Classic American cars, a custom-made $35,000 motorcycle, craft beer and soft-serve ice cream are just a few examples of what small-business owners bring to the city of Whitehall.

"They are the backbone of our city," Whitehall Mayor Kim Maggard said.

Maggard -- joined by Kaitlin King, the city's community affairs manager; Joe Ryan, economic development manager; and Whitehall Chamber of Commerce secretary Jordan Moyer -- visited nine of the city's small businesses May 4.

In all, city officials visited about 50 small businesses April 29 through May 5 in recognition of National Small Business Week, King said.

It is the first year city officials have made such an outreach during National Small Business Week and did so at the urging of Development Director Zach Woodruff, Maggard said.

During the course of the year, Ryan periodically contacts or visits all businesses as part of the city's business-retention practices.

Ryan said a small business generally has fewer than 200 employees. He estimated Whitehall has about 400 small businesses, accounting for more than half of all businesses in the city.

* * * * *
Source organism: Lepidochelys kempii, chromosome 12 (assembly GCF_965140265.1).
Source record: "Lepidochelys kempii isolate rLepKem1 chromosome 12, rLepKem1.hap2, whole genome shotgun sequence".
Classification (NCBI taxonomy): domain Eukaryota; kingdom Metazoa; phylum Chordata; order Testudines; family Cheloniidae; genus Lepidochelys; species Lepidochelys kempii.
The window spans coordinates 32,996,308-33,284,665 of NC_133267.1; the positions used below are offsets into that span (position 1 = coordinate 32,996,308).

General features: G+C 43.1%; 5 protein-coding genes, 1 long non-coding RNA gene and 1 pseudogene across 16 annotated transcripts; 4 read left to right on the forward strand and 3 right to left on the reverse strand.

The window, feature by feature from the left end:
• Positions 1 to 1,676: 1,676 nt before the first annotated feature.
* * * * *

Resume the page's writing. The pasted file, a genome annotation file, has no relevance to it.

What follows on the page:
At each stop May 4, city officials presented the owner or employees with a certificate of appreciation in recognition of National Small Business Week.

Stops included Jumbo's Sub Shop, 560 S. Yearling Road.

Owner Mary Arcand bought the sub shop as "a twenty-something" 30 years ago and kept the name.

Eighteen years ago, she relocated the eatery to its current South Yearling Road storefront from the Town and Country Shopping Center on East Broad Street.

"My customers are so great (and) I know what most want without them saying," said Arcand, adding she has customers whose children are now adults and also visit the store.

Whitehall's entourage also visited Ernie's Automotive, where co-owner Bill Moore greeted them while employees serviced a cherry-red convertible 1964 Ford Falcon in the garage bay.

"We do have a niche with classic cars, but we service anything," said Moore, whose father, Ernie Moore, opened the shop in 1978.

After visiting a small business dealing with four wheels, city officials move onto the two-wheel variety at Buckeye City Motorsports, 4106 E. Main St.

Constance Kibler, officer manager for Buckeye City Motorsports, gave Maggard a tour of the facility, pointing out some of the store's inventory, from Honda- and Yamaha-manufactured metric cruisers that cost about $7,000 to a custom-made Indian bike with a $35,000 price tag.

The motorcycle and accessory store opened three years ago after closing a store in Lancaster.

Maggard and other city officials also visited 2 Tones Brewing Company, Dairy Queen, Baum Insurance, Ange's Pizza, Whitehall Chiropractic and Alpha Dental on May 4.